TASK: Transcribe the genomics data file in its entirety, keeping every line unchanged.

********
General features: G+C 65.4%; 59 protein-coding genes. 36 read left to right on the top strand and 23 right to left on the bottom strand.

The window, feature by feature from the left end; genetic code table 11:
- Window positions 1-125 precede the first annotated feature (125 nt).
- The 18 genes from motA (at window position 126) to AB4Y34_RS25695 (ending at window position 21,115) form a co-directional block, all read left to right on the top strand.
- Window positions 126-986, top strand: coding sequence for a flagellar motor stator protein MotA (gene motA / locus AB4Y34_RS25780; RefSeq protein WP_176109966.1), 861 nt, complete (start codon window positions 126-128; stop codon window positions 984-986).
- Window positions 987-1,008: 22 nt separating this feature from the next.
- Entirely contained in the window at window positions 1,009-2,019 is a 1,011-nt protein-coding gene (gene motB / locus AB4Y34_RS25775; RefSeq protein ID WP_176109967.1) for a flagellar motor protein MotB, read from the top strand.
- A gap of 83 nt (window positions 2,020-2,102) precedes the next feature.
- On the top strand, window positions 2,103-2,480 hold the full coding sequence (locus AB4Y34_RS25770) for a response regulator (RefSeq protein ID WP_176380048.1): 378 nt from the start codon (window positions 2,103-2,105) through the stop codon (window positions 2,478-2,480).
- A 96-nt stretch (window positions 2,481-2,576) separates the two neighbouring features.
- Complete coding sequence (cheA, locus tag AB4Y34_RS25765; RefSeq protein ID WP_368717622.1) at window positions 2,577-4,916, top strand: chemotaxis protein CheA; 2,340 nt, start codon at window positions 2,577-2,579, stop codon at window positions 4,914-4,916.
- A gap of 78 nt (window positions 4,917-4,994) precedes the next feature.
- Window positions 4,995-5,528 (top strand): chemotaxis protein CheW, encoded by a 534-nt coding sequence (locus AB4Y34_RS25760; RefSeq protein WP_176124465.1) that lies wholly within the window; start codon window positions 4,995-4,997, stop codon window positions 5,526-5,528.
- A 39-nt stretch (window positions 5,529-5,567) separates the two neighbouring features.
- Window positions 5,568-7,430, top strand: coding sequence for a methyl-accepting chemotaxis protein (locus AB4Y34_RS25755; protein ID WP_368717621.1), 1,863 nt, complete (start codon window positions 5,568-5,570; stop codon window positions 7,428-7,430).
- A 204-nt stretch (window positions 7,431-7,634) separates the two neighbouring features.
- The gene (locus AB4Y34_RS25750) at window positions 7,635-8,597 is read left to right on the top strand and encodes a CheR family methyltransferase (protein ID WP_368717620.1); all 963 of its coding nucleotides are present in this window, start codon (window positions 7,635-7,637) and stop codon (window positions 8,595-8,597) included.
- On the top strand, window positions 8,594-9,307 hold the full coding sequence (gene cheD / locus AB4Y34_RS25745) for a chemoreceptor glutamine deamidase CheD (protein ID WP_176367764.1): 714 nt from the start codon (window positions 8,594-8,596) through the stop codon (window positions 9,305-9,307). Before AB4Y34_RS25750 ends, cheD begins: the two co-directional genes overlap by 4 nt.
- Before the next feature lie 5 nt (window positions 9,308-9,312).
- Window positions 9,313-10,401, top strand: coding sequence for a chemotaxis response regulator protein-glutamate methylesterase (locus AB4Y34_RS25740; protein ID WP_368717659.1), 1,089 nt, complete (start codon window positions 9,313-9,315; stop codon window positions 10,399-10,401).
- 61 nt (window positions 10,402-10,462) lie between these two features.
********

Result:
General features: G+C 65.4%; 59 protein-coding genes. 36 read left to right on the top strand and 23 right to left on the bottom strand.

The window, feature by feature from the left end; genetic code table 11:
- Window positions 1-125 precede the first annotated feature (125 nt).
- The 18 genes from motA (at window position 126) to AB4Y34_RS25695 (ending at window position 21,115) form a co-directional block, all read left to right on the top strand.
- Window positions 126-986, top strand: coding sequence for a flagellar motor stator protein MotA (gene motA / locus AB4Y34_RS25780; RefSeq protein WP_176109966.1), 861 nt, complete (start codon window positions 126-128; stop codon window positions 984-986).
- Window positions 987-1,008: 22 nt separating this feature from the next.
- Entirely contained in the window at window positions 1,009-2,019 is a 1,011-nt protein-coding gene (gene motB / locus AB4Y34_RS25775; RefSeq protein ID WP_176109967.1) for a flagellar motor protein MotB, read from the top strand.
- A gap of 83 nt (window positions 2,020-2,102) precedes the next feature.
- On the top strand, window positions 2,103-2,480 hold the full coding sequence (locus AB4Y34_RS25770) for a response regulator (RefSeq protein ID WP_176380048.1): 378 nt from the start codon (window positions 2,103-2,105) through the stop codon (window positions 2,478-2,480).
- A 96-nt stretch (window positions 2,481-2,576) separates the two neighbouring features.
- Complete coding sequence (cheA, locus tag AB4Y34_RS25765; RefSeq protein ID WP_368717622.1) at window positions 2,577-4,916, top strand: chemotaxis protein CheA; 2,340 nt, start codon at window positions 2,577-2,579, stop codon at window positions 4,914-4,916.
- A gap of 78 nt (window positions 4,917-4,994) precedes the next feature.
- Window positions 4,995-5,528 (top strand): chemotaxis protein CheW, encoded by a 534-nt coding sequence (locus AB4Y34_RS25760; RefSeq protein WP_176124465.1) that lies wholly within the window; start codon window positions 4,995-4,997, stop codon window positions 5,526-5,528.
- A 39-nt stretch (window positions 5,529-5,567) separates the two neighbouring features.
- Window positions 5,568-7,430, top strand: coding sequence for a methyl-accepting chemotaxis protein (locus AB4Y34_RS25755; protein ID WP_368717621.1), 1,863 nt, complete (start codon window positions 5,568-5,570; stop codon window positions 7,428-7,430).
- A 204-nt stretch (window positions 7,431-7,634) separates the two neighbouring features.
- The gene (locus AB4Y34_RS25750) at window positions 7,635-8,597 is read left to right on the top strand and encodes a CheR family methyltransferase (protein ID WP_368717620.1); all 963 of its coding nucleotides are present in this window, start codon (window positions 7,635-7,637) and stop codon (window positions 8,595-8,597) included.
- On the top strand, window positions 8,594-9,307 hold the full coding sequence (gene cheD / locus AB4Y34_RS25745) for a chemoreceptor glutamine deamidase CheD (protein ID WP_176367764.1): 714 nt from the start codon (window positions 8,594-8,596) through the stop codon (window positions 9,305-9,307). Before AB4Y34_RS25750 ends, cheD begins: the two co-directional genes overlap by 4 nt.
- Before the next feature lie 5 nt (window positions 9,308-9,312).
- Window positions 9,313-10,401, top strand: coding sequence for a chemotaxis response regulator protein-glutamate methylesterase (locus AB4Y34_RS25740; protein ID WP_368717659.1), 1,089 nt, complete (start codon window positions 9,313-9,315; stop codon window positions 10,399-10,401).
- 61 nt (window positions 10,402-10,462) lie between these two features.